Ancient Languages/Latin translation


Hi there,

I was wondering if you could translate the phrase:
"Love life, regret nothing" into latin?

Thanks so much


the phrase “Love life, regret nothing” can be translated as follows, according to the meaning of the verb  “to regret”:

-“Vitam ama,  nihil desidera!” as well as  “Vitam ama, noli quicquam desiderare! “, if the imperative “Regret ” is used in the sense that you don’t  feel regret for anything, such as e.g. a lost opportunity, as the Latin verb “desiderare” is used with predominant idea of lacking/wanting/ missing something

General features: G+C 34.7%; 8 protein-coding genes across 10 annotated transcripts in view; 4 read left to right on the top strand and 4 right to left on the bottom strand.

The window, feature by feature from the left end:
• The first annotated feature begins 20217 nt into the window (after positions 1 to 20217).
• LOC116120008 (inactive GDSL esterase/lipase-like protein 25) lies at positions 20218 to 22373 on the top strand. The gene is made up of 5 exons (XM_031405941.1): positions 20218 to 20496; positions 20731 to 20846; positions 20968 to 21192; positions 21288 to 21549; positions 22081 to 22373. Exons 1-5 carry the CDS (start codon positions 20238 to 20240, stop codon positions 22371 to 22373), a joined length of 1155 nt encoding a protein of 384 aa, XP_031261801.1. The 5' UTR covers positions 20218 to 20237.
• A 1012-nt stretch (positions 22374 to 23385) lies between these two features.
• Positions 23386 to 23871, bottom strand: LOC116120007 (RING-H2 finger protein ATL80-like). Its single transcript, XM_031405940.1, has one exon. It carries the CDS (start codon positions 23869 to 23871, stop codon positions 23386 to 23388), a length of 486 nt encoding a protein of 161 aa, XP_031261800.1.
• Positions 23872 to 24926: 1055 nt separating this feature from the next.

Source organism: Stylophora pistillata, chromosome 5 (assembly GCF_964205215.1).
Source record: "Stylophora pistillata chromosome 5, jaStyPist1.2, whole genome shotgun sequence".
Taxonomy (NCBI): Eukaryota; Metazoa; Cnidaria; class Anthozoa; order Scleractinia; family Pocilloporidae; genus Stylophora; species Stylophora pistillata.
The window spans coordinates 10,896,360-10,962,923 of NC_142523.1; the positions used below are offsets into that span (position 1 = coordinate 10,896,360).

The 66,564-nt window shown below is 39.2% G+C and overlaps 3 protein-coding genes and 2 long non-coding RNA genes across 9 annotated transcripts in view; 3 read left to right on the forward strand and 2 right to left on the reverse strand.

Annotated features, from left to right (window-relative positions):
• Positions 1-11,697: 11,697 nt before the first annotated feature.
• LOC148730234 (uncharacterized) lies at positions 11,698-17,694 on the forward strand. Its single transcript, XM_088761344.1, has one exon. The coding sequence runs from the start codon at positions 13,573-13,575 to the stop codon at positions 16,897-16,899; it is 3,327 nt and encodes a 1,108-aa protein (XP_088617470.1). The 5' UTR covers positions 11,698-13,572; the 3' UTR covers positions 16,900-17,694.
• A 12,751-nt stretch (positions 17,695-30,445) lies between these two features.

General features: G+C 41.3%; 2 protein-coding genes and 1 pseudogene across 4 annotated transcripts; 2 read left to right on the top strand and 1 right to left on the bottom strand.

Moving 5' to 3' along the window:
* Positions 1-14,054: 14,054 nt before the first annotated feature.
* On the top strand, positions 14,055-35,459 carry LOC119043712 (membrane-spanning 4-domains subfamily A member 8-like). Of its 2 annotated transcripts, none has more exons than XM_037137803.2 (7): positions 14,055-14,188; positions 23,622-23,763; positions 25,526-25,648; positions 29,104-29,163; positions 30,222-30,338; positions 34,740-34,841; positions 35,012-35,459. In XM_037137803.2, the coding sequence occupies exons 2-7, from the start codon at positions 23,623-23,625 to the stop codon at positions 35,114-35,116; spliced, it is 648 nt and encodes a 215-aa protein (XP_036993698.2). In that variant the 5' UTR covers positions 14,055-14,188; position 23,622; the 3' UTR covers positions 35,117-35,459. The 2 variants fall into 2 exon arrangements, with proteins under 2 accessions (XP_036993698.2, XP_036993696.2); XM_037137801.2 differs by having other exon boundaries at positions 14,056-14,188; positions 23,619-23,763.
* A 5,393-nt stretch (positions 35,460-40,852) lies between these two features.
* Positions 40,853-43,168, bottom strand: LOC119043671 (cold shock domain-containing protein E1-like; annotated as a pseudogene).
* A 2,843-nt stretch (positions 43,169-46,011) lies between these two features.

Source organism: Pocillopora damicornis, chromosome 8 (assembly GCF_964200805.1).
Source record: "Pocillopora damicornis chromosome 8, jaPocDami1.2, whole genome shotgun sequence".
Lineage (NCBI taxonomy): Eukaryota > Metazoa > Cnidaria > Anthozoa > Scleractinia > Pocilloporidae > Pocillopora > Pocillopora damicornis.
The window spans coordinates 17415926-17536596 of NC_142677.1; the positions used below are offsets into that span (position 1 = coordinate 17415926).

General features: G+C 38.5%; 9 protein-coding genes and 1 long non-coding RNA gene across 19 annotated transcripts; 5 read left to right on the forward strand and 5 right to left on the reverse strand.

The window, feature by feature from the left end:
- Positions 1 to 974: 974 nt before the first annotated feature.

-“Vitam ama, nihil te paeniteat !”, if the imperative “Regret” is used in the sense that you have nothing to repent of, such as e.g. a deplorable action/ behaviour.

So, you must choose the translation that is more appropriate for your purpose.

Read more below.

Best regards,

Note that:

-Love = AMA (2nd.person singular, imperative of AMO, I love)

-life =VITAM (direct object, accusative of VITA, 1st.declension)

-Regret = DESIDERA (2nd.person singular, imperative of DESIDERO, I regret) or NOLI.....DESIDERARE (negative imperative, 2nd.person singular) or finally TE PAENITEAT (hortatory subjunctive of  the impersonal verb “Paenitet”)

-nothing = NIHIL ((accusative neuter singular) or QUICQUAM (accusative neuter singular of the pronoun QUISQUAM equivalent to "anyone/anything" in a negative phrase).

As you can see, Latin word order can be different from English.

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